Headmaster who supported child groomer could be called to Federal Court
Published: 4 March 2020
The child grooming scandal at St Kevin's has reached the Federal Court, with a school counsellor accusing her bosses of covering-up allegations of teacher misconduct. @Eliza_Rugg9 #9News pic.twitter.com/4XFAnlLavo— Nine News Melbourne (@9NewsMelb) March 4, 2020
One of Melbourne's top schools has announced a new whistleblower policy as it faces more shocking claims involving child grooming. https://t.co/5zYfOfohG3 @SharnelleVella #7NEWS pic.twitter.com/V8hFA7sgd0— 7NEWS Melbourne (@7NewsMelbourne) March 4, 2020
The former top school counsellor at controversy-embroiled St Kevin's College in Melbourne is ready to take her one-time bosses to trial in the Federal Court, her lawyers say.
Maree Keel claims that in the middle of 2019, she tried to report that a St Kevin's teacher had allegedly been grooming a student over two years, as well as two other matters.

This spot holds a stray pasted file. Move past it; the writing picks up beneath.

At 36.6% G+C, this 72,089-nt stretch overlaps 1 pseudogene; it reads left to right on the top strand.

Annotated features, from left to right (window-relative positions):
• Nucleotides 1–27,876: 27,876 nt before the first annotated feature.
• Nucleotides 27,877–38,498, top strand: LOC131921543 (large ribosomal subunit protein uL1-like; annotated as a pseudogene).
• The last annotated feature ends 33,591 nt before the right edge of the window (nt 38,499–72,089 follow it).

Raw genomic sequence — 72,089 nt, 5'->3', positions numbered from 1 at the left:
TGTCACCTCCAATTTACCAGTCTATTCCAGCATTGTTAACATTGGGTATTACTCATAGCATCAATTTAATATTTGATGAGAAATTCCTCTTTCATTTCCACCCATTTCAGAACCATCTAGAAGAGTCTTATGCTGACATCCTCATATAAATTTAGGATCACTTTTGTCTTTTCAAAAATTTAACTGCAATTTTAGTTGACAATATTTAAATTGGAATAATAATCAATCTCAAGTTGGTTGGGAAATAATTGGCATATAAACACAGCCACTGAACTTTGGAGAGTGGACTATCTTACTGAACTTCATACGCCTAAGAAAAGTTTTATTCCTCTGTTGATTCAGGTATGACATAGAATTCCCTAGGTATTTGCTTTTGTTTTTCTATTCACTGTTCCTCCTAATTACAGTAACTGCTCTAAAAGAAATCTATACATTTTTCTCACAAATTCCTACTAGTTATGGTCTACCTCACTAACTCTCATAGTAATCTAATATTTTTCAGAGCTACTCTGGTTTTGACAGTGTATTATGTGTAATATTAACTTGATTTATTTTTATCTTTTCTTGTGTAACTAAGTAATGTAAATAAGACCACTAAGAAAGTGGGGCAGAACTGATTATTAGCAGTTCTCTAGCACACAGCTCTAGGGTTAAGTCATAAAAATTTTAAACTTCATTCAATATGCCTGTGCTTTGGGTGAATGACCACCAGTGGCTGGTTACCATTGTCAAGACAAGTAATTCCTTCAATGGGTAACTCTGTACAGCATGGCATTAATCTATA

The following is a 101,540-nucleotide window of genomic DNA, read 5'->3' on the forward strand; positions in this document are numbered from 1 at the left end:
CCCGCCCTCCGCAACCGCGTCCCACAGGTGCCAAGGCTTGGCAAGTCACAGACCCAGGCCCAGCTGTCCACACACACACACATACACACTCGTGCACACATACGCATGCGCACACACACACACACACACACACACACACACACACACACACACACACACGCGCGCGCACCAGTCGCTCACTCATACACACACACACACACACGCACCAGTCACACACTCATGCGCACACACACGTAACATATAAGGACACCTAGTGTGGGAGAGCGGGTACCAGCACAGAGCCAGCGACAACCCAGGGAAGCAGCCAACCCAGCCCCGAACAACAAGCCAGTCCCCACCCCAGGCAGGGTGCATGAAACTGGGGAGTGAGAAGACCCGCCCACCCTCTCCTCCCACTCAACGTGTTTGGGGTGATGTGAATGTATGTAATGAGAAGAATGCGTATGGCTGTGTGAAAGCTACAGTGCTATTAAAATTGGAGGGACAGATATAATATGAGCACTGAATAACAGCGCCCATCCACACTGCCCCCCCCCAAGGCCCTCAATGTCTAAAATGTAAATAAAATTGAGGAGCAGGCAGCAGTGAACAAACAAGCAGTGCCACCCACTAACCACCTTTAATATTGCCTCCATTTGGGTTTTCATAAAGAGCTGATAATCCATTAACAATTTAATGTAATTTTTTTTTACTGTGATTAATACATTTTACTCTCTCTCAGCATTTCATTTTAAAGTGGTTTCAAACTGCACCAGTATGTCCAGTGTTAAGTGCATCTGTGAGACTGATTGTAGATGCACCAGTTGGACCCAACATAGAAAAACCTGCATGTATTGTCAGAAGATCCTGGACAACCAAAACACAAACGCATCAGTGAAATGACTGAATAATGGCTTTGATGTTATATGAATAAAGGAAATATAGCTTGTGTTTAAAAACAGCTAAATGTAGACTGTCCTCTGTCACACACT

Ms Keel alleges that because she tried to follow mandatory reporting obligations, her job as Head of Counselling was abolished.
She claimed deputy principal Janet Canny told her she was being disloyal to St Kevin's, and that headmaster Stephen Russell tried to make her quit.
Mr Russell has since resigned, after his support of athletics coach and convicted child groomer Peter Kehoe.
If the Fair Work case goes to trial, Mr Russell and Ms Canny will be called to give evidence.
The school, meanwhile, is adopting a new whistle-blower policy, where teachers, students and parents can report misconduct allegations directly to an external body for immediate follow-up.
And this week, all staff at St Kevin's are undergoing mandatory code of conduct training to make sure they know what the boundaries must be between students and teachers.
But not everybody approved.
"Why would you need a (code of conduct) to know that children are out of bounds?" Christine Craik of the Australian Association of Social Workers said.